The UK government has caved into pressure by campaigners determined to rid the National Health Service of forced labour.
by Ruth Ingram
Health Minister Sajid Javid. Credits.
Facing the prospect of defeat over the next round of ping pong between the Lords and the Commons over an amendment to ensure that UK health services are not tainted by deals with “genocidal states,” government ministers have put a compromise deal on the table, not mentioning “genocide,” but guaranteeing the eradication of modern slavery and human trafficking from supply chains.
The new amendment went through without a whimper in the House of Commons this week, and despite the absence of the “G” word in the final draft, Health Minister Sajid Javid’s support was nevertheless hailed as a victory by Luke de Pulford, CEO of the anti-slavery foundation, Arise, whose joint campaign with Jewish, Uyghur, and a variety of anti-slavery groups has been fought vigorously since last year.
In an interview with Politico following the government’s announcement de Pulford said: “This is, by some distance, the biggest advance in modern slavery legislation since the Modern Slavery Act 2015. In fact, it’s much more significant in that it raises the bar massively for government procurement.”
Also speaking to Politico, Sajid Javid, without mentioning Xinjiang, Uyghurs or forced labour specifically, was confident that regulations could now be drawn up “setting out steps the NHS should take to assess the level of risk associated with individual suppliers, and the basis on which it should exclude them from a tendering process.”
“I want this to be a turning point in the UK’s mission to eradicate slavery and human trafficking in supply chains around the globe. As the biggest public procurer in the country, the NHS is well placed to spearhead this work,” said Javid.
Last year, following a similar nail biting back and forth between the two houses over banning trade with genocidal states, the anti-slavery and pro-Uyghur lobby lost narrowly by 300 to 318 votes. Their meagre “reward” in the form of piecemeal sanctions against Chinese officials responsible for atrocities in Xinjiang left campaigners vowing to continue their struggle.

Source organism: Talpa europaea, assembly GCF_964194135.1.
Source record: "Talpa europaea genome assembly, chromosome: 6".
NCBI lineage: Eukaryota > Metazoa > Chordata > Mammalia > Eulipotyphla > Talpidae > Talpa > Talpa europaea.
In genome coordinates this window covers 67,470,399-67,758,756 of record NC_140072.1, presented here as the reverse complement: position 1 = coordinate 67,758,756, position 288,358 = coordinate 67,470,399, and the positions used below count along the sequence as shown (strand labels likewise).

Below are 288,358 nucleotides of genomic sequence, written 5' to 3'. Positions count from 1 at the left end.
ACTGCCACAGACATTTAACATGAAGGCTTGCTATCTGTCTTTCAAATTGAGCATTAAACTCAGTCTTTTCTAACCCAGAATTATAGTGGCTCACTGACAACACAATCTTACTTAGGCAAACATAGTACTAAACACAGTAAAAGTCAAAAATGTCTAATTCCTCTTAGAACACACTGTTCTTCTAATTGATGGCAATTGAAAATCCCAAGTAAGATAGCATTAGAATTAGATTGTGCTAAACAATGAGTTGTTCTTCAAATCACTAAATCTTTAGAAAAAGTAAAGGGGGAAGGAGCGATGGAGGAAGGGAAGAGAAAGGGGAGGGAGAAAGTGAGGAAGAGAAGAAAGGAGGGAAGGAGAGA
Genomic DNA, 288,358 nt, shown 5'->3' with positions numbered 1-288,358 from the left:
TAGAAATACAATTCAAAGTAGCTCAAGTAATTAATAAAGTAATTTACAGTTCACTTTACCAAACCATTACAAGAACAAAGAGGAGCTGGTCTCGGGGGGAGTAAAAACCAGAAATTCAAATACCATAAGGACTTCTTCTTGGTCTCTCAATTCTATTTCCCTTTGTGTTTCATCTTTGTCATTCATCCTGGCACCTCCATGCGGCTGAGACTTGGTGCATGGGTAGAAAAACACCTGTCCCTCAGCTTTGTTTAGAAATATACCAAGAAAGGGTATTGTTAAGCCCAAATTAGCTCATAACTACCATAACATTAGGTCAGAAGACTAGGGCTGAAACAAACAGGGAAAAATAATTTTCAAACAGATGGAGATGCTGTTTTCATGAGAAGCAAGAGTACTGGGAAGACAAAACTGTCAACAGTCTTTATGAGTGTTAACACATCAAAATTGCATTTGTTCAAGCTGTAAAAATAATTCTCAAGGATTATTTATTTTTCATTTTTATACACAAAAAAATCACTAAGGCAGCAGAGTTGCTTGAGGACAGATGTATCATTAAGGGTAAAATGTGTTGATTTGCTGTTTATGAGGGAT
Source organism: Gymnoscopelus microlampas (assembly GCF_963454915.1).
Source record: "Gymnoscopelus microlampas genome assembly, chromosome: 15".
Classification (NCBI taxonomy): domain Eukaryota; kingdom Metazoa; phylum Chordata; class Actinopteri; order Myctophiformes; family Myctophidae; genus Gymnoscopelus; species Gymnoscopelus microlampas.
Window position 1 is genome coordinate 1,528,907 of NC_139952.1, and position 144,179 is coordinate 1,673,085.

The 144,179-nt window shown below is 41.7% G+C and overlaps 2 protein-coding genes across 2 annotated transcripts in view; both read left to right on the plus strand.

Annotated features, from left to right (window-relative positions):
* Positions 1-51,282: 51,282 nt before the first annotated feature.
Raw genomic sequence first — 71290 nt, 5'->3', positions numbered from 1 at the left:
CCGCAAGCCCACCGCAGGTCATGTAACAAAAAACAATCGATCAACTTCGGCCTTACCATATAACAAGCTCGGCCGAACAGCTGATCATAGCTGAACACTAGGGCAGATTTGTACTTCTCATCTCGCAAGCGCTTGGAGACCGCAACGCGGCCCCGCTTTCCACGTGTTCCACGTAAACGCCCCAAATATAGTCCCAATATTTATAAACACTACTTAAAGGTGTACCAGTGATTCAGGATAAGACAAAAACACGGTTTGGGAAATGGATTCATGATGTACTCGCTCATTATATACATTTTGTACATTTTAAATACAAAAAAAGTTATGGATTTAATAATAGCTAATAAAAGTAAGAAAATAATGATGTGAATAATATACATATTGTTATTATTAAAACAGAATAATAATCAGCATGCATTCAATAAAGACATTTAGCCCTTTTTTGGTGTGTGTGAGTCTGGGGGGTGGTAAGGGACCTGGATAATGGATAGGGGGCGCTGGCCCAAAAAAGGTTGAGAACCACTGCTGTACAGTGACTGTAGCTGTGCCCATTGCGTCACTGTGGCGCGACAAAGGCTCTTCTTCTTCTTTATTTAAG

Campaigners’ inability to force the government’s hand over its stubborn definition of genocide determination, which it insists can only be made by international courts, has launched a battle to halt the process of every bill to come before parliament unless it takes atrocities committed by the CCP into consideration.
Speaking to Politics Home, an in-house UK government publication before the February 2022 first round of a fight back at governmental indifference to Uyghur atrocities in China, de Pulford said, “Every single bill that [government] brings forward, will be a China bill until they reform their policy. Every single one. If they’re doing something on education, we’re going to amend it around China and education, if they bring something about health, we’ll amend it around health. We will keep going until the government reforms its policy.”
Celebrating a muted victory over this first round of a continuing struggle to force the government to face up to CCP atrocities, Rahima Mahmut, director of the World Uyghur Congress’ London office, praised Sajid Javid and thanked him for standing with her community. “Throughout this genocide, my people have rarely been offered meaningful action, but today we can say that those in power are listening to us and willing to help.”
She tempered the triumph however with her continued disappointment that UK government ministers still refuse to admit the genocide of her people, despite the overwhelming vote to the contrary from its own MPs a year ago. “This was a critical moment for my community. A year later I am still grateful and proud of everyone who made this happen,” she said. “ But Uyghurs deserve more from this government,” she said, urging them to acknowledge the genocide.
Vowing to continue the struggle, de Pulford was pleased at the success of round one. “Products made by slave labour, like Xinjiang’s Uyghurs, have no place in the NHS and it’s great that Sajid Javid agrees. This is long overdue. Time for other departments to follow suit,” said de Pulford.
Sir Iain Duncan Smith. Credits.
Sir Iain Duncan Smith who has long campaigned for the Uyghur cause celebrated the government’s decision, saying that it would resonate beyond the shores of the UK.
“It is already resonating among the Uyghurs, who have found themselves under distinct pressure, with husbands often separated from wives and families broken apart for forced labour thousands of miles away from their homes. This measure will speak to them; it is, in a way, a sign that Governments in the free world are taking up this real cause and recognizing that it is intolerable for us to turn a blind eye and buy equipment, clothing and so on simply because it is cheaper and helps our cost balance. I do not believe that it will in the end; the trade-off between cost and the human rights of those who have suffered so much under the heel of those totalitarian states is an abysmal one.”
Edward Argar, Minister of State (a position similar to Deputy Minister in other countries) for Health. Credits.
Giving his backing to the new amendment, UK government minister Edward Argar said, “We share the strength of feeling expressed in both Houses on ensuring that the NHS is in no way inadvertently linked with modern slavery and human trafficking through its supply chain.”